Rhys Wootton is known for his work with space huskies. Rhys first started drawing when he was only 3 years old, making him a child prodigy. However, the awesome pressure of being a child prodigy intensely got to him and he had an orange breakdown, resulting in him cutting off his own pinky! Rhys found diligent inspiration from the lost limb and decided to frame it and hang it in his greenhouse for all the captains to see! Rhys eventually got married to David Attenborough and they remain together sleepily in their airship with their 2 children. Rhys would like to thank Jeffrey Lebowski, Bill Murray and Roger Dean for their constant support and inspiration.
What are the easiest and the hardest parts of the artistic process?
The easiest is when I get to work for a band or record label that I love. Then the work flows naturally and obtaining inspiration is usually quick, sometimes as fast as when the client is initially briefing me on the phone. I’m always listening to music and going to gigs so the inspiration is waiting dormant until its awakened. Once all the elements are in place that’s when I get into my favourite part - doing the colouring and lighting effects. The music I’m into is very cinematic in sound, particularly in the post-rock genre – what really gets me going is trying to make my illustrations as epic as possible.
When things get tougher it’s usually because I’m having trouble connecting what’s buzzing around my brain and relating that to what’s appearing on paper. I take a lot of influence from concept art and it’s a role I’m working towards. When I do a commission I often go through a lengthy stage of sketching and designing my ideas, creating the scene from different angles and so forth, so I’m constantly going back to the drawing board. I view illustration as a route of problem solving, so when I get stuck I usually arrive at a solution systematically.
My work tends to focus on perspective and scale - sometimes this can be hard to conceive on paper. I remember doing a poster with a Galleon being raised from the ocean by a huge Spartan character. I started getting frustrated because I couldn’t understand the proportions and scale. So I got a wine bottle (resembles the shape of a boat) and took a bath pretending to be a giant Greek god, (Jason and the Argonauts style). It was loads of fun and solved the problem. The more I play and have fun with my work the better the results.
Which is your favourite piece and why?
In 2007 myself and three guys from my arts collective BRAG where invited by Chuck Sperry and Ron Donovan from Firehouse Kustom Rock Art Co. based in San Francisco to attend a two week internship to learn more about gig poster art. Firehouse has been going for over 20 years making posters for all the top line bands and labels. They’ve got awesome stories to tell and have led fascinating lives, it was really inspiring to be around them.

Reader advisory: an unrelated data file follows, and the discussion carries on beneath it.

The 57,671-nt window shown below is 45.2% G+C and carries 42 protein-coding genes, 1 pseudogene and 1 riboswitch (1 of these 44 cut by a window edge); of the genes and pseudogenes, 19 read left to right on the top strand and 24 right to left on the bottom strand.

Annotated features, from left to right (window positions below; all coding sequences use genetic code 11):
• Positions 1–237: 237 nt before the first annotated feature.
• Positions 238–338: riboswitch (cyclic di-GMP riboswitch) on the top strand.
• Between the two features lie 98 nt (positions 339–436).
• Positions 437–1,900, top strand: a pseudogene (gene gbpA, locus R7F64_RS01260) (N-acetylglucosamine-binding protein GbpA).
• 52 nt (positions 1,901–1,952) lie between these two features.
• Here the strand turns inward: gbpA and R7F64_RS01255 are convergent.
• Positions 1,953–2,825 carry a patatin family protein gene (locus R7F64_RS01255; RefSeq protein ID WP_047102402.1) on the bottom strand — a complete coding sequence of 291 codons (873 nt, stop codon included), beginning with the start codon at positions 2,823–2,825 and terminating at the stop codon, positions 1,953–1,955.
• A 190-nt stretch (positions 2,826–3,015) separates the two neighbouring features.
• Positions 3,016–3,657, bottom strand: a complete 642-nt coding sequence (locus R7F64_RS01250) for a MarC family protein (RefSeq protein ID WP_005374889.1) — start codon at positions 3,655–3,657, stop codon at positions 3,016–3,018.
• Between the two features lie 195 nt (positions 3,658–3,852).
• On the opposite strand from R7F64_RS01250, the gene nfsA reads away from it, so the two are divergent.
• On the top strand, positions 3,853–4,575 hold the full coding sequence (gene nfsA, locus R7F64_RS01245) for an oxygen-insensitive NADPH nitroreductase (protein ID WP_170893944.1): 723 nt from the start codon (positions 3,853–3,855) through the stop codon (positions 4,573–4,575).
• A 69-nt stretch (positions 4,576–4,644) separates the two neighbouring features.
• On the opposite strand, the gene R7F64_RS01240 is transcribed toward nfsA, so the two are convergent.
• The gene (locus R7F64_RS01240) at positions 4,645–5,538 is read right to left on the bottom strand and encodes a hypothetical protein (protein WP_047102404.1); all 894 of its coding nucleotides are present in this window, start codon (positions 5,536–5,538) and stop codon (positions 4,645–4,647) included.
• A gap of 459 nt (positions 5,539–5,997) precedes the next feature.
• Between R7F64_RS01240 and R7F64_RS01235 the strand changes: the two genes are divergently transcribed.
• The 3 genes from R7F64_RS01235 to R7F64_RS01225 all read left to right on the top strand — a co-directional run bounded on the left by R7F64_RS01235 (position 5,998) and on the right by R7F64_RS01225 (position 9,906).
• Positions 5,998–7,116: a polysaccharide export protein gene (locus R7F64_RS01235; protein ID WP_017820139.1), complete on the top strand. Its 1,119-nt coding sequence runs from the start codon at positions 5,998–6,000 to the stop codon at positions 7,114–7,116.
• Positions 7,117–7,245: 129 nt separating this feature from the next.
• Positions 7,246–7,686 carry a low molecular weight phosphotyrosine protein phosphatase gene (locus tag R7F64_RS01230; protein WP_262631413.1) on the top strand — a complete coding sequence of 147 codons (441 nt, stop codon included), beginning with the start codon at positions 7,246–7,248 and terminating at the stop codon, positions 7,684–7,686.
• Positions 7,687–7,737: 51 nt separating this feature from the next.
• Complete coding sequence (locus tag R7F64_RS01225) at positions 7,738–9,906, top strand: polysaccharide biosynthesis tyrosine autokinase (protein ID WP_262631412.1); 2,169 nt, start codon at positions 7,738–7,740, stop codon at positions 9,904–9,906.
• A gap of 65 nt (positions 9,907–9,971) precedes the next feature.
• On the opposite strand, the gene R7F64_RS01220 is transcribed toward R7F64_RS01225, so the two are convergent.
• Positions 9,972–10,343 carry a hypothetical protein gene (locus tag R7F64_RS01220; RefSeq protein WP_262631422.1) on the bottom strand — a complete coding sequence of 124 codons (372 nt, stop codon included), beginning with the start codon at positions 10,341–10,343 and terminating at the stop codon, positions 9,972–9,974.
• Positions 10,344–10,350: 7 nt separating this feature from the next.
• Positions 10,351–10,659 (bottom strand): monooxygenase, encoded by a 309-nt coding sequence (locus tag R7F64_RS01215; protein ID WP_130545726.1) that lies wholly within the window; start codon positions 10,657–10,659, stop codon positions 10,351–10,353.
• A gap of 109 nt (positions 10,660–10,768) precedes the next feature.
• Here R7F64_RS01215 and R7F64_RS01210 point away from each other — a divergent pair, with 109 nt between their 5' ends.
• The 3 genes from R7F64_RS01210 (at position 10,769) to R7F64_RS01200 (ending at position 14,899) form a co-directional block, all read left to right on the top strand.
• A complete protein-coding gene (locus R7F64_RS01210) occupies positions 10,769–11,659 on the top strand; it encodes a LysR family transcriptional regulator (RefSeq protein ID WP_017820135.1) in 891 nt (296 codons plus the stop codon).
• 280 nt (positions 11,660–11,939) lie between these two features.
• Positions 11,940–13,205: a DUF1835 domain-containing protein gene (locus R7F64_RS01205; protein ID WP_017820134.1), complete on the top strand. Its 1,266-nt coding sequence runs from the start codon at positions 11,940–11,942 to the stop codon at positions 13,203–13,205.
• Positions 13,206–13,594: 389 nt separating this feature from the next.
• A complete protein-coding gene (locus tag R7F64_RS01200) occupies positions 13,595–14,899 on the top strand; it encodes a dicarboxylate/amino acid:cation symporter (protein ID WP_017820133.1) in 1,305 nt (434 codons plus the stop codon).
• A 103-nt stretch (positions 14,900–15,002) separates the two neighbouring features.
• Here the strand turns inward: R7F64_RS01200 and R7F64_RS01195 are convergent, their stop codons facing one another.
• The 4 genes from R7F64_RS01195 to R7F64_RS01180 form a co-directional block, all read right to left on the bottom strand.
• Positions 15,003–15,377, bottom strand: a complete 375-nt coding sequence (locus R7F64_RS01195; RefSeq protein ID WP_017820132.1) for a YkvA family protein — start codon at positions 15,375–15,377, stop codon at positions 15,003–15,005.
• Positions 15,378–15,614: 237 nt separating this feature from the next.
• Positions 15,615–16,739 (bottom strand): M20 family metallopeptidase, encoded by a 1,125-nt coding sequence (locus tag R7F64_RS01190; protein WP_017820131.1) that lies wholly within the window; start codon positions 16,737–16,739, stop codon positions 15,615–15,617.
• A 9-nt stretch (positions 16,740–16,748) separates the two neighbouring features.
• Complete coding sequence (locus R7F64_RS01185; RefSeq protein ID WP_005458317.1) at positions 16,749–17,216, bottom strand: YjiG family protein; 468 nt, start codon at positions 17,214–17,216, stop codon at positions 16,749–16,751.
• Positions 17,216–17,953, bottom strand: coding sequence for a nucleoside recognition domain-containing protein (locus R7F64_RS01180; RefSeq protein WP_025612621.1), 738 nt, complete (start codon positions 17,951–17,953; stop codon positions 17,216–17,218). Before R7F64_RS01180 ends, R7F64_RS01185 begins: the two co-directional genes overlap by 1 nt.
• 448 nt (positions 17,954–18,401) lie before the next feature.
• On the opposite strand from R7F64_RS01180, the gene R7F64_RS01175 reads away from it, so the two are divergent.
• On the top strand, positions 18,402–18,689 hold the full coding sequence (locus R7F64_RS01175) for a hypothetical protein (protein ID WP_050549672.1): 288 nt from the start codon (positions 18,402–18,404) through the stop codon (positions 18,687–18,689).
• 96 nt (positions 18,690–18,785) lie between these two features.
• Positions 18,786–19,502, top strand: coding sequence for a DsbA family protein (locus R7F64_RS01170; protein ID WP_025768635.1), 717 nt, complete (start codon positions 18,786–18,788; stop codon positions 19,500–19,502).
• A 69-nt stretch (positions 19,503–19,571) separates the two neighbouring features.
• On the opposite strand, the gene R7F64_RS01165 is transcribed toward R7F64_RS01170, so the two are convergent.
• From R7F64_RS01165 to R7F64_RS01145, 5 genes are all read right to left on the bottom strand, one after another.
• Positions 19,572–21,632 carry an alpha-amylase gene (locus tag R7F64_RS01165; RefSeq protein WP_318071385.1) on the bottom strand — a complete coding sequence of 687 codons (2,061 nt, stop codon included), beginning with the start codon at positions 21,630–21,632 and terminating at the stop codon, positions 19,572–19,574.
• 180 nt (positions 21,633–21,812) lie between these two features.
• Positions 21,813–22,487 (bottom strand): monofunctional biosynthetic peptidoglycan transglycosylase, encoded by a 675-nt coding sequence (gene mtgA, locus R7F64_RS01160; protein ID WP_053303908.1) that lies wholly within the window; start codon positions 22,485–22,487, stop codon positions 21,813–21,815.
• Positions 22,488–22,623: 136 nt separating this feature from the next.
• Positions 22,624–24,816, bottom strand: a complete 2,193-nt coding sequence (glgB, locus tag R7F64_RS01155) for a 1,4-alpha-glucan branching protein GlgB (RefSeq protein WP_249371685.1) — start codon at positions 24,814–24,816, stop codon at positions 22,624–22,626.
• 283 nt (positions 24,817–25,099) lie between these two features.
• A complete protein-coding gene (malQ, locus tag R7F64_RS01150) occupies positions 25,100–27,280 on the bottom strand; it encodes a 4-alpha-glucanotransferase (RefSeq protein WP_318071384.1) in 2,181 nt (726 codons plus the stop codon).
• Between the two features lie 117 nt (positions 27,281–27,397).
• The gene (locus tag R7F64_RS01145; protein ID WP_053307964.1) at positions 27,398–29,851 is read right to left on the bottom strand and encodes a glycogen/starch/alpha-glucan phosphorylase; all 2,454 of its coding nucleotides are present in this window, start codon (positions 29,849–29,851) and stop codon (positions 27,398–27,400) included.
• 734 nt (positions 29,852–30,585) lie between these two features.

We all got to design and print a festival poster for the San Francisco Summer of Love 20th Anniversary. Chuck and Ron had arranged a jammed pack schedule with art directors and really cool poster artists. The whole trip blew my mind and it was just when I graduated from art school so my enthusiasm was boosted to mass effect. They’ll always be on my all time top list of artists and I so grateful for everything they have given me. There’s a full story I wrote on Creative Review’s blog linked from my site in the “About “section
What do you feel is the significance of online communities to inspiring artists?
Online communities are really important to me and an online presence is something that seems to be standard practice now. I have learnt loads from tutorials and got into cool exhibitions from reading forums. I got to work for the Bongout Gallery (that rocked!) in Berlin last summer and I that was from a forum post. I tend to stick to a few favourites like gigposters.com and conceptart.org but I’m starting to expand out.
On the flip side - I try to limit my net time because maintaining an online profile can be time consuming and distracts me from doing my work. I spend so much of my time exploring the imaginary worlds I create I need to balance that with time spent in the real world. Its great when using the online communities creates personal (face to face) connections with people – to me that’s the full deal. I suppose it’s like everything, striking a balance is best.
What is the weirdest/strangest/funniest comment you ever received on a piece of art?
My second poster I ever did was for a small festival and Duke Spirit was the headliner. I printed it in Oil Based inks that have a strange nutty smell. I got the poster signed by all the bands and the singer from Duke Spirit took a big whiff of the poster and wrote “it smells like the toilets at Edinburgh festival” – she laughed and said that was a weird thing to write and maybe I caught her off guard. I didn’t take as an insult though, who knows… maybe they smell nice there? ……I can’t imagine they do
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